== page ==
The Dance of Life

Poetry

Elutants

Life Dance (Poetry, Estonian)
Published by Verb, 2013, pp. 111

This small collection of poetry was a pleasant summer surprise, with its charming covers and intriguing content, arousing readers' curiosity and drawing them into its swirling dance. The Dance of Life consists of twenty-four dances, or twenty-four dialogues, where one of the speakers is always Life itself, and the other speakers are people representing certain professions, periods of life or even human weaknesses. Life initiates the dialogues and invites people to dance: To this dance, I invite all who have been given a human soul to bear. The first dialogue partner is a child, followed by a banker, a doctor, a mayor, an informer, a teacher, an elderly person, a suicide and others, concluding with a seller of air and a midwife. The circle is complete: the midwife stands at the beginning of a new life, and the next partner could again be a child, perhaps in some other book.

The Dance of Death was a recurrent theme in the art and literature of the late Middle Ages. For the people of that time, Death was a personified figure, the Grim Reaper, who acted with democratic persistence and in front of whom both a pauper and a king were similarly helpless. But naturally people did not think only about death. Life was short and its pleasures had to be enjoyed as much and as quickly as possible (to be assured of this, read the verses of Carmina burana).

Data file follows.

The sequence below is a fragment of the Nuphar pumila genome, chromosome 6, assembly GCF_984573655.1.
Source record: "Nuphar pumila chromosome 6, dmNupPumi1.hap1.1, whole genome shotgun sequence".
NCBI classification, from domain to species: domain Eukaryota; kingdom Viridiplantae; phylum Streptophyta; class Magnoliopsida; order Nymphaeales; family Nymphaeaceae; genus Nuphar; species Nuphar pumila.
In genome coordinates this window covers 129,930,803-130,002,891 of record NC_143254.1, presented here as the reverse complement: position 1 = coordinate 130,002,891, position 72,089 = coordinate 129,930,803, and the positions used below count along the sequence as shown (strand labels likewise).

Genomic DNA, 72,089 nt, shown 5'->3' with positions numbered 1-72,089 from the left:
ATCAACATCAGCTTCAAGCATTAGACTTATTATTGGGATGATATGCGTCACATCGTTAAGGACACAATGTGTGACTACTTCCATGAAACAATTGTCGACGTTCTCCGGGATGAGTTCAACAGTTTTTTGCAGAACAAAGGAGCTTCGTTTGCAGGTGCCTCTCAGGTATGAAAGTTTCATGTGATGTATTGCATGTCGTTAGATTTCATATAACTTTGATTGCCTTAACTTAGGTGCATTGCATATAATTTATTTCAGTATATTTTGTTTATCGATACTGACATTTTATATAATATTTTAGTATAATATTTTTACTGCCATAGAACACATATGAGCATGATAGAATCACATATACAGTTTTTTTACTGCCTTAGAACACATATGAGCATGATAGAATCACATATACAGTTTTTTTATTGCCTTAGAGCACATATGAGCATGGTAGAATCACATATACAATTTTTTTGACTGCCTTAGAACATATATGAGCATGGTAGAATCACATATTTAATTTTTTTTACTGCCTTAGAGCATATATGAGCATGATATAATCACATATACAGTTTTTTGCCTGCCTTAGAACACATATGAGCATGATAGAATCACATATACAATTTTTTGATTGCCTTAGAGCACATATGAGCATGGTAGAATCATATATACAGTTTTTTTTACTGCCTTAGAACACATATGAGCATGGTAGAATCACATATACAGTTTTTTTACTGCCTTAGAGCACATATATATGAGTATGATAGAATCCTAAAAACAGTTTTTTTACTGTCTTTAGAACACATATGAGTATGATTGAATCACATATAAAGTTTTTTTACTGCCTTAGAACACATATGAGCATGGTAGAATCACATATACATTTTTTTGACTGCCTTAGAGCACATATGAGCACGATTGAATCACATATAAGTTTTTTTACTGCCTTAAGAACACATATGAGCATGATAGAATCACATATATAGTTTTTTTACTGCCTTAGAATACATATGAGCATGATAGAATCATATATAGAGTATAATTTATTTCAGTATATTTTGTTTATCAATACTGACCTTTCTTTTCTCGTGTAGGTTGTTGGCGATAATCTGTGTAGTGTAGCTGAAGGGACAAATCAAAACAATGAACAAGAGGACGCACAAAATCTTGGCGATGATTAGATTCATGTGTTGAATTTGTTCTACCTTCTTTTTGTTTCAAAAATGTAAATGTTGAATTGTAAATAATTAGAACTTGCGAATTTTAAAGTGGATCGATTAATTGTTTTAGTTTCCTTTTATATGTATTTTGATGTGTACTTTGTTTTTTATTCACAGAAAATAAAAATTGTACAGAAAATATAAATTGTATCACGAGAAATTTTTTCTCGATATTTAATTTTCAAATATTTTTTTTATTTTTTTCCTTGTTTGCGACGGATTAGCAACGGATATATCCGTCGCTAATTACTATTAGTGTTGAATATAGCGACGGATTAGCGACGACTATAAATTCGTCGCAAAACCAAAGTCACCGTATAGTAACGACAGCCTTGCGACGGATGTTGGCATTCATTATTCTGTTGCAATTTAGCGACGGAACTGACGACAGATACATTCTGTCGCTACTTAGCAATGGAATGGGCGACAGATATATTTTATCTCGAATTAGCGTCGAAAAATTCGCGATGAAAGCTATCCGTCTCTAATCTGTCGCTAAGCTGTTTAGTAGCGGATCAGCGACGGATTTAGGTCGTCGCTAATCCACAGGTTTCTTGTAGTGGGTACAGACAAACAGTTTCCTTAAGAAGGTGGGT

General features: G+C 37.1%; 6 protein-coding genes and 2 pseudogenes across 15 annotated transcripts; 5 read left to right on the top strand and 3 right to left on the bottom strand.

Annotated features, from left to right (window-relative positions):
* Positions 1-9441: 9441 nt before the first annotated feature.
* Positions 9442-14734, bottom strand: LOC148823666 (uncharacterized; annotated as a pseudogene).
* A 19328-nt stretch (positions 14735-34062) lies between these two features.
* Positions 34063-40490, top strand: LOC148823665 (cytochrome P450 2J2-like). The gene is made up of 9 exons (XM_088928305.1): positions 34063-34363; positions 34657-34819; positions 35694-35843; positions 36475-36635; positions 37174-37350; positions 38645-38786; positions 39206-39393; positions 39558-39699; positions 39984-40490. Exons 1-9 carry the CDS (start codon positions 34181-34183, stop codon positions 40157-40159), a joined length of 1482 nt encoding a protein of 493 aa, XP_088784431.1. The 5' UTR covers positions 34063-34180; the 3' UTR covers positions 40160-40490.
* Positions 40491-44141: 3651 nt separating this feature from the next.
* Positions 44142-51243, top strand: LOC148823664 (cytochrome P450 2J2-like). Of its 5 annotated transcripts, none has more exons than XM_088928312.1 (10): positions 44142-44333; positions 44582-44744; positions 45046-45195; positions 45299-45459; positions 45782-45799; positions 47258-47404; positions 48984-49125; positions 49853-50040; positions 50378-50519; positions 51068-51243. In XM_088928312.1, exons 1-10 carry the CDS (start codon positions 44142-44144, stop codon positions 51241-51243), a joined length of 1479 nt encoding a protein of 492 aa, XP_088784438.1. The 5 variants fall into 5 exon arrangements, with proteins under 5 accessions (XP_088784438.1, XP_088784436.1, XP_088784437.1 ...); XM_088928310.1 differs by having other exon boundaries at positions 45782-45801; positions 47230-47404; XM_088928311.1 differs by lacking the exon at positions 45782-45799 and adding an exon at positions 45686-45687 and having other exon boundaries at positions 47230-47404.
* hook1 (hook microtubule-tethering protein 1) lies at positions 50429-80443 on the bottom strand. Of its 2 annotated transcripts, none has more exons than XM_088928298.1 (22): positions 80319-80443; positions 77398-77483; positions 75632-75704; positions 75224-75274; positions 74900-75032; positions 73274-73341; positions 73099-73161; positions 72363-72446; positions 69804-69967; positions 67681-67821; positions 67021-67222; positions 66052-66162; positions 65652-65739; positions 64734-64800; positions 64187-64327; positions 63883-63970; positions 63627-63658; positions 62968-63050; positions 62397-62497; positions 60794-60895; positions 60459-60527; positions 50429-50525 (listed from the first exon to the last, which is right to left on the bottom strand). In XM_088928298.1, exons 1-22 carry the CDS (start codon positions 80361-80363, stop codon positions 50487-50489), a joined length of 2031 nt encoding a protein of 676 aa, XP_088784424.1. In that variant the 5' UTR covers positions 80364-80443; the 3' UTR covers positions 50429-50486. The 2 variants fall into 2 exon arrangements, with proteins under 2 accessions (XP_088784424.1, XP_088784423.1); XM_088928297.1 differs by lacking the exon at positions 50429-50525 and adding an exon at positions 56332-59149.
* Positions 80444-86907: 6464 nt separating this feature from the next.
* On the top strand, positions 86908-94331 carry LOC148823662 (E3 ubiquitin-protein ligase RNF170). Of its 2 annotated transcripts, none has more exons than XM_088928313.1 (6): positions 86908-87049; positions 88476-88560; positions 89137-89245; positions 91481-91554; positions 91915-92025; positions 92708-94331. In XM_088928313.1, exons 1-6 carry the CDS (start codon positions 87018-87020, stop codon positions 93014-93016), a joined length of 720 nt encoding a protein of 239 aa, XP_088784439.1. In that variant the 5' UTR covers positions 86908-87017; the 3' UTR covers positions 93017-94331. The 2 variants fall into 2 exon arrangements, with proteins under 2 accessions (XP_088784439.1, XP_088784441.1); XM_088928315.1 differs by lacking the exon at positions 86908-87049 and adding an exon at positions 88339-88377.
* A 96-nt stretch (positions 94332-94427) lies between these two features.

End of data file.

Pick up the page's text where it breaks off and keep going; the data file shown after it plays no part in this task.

Kareva's and Rooste's dance of life was, undoubtedly, inspired by Bernt Notke's “Dance of Death” (painted in the late 15th century). The authors do not try to slip into the mental world of the people of the past; the time of their Life embodies a different knowledge: However, they all are humans, and each of them has got their own slice of a pie to eat.
Compared with the Death of the Dance of Death, the Life of the Dance of Life is tolerant, but also didactic and even moralising: having seen it all, it knows that there is no happy ending. The authors of Carmina burana knew this too. Their texts did not try to deny fear, but balanced it with some healthy moralising and satire.
The dancers of the Kareva-Rooste Dance of Life are chaste and moderate people whose brains never lose control and whose dance never gets frantic. The teachings uttered by Life are witty and contain practical life philosophy. However, considering the fact that both of the authors are leading figures of their generation, whose forms of expression have never been particularly reserved, we would have expected that this vessel of exquisite form would have been filled with some stronger beverage, producing in readers a whirling after-effect.
The contributions of each author are mysteriously unspecified. Sometimes it feels like Kareva is fulfilling the role of Life, but at other moments she is totally unrecognisable. Rooste's seems to be the polite and more restricted voice.
The book is made unique by its illustrations, showing fragments of a needlepoint blanket. The story of the embroiderer can be read on the last page of the book.
The blanket was given to a shivering young girl in a refugee camp in post-war Germany by an American soldier. The blanket was ugly and the girl started to embroider it with patterns from Estonian folk costumes. Working sporadically, it took her about 20 years and a move to the other side of the world to finish the work and cover all of the blanket with embroidery. The blanket now resides in the Estonian National Museum. Isn't this story also a fragment of the Dance of Life?

Text by Rutt Hinrikus

First appeared in


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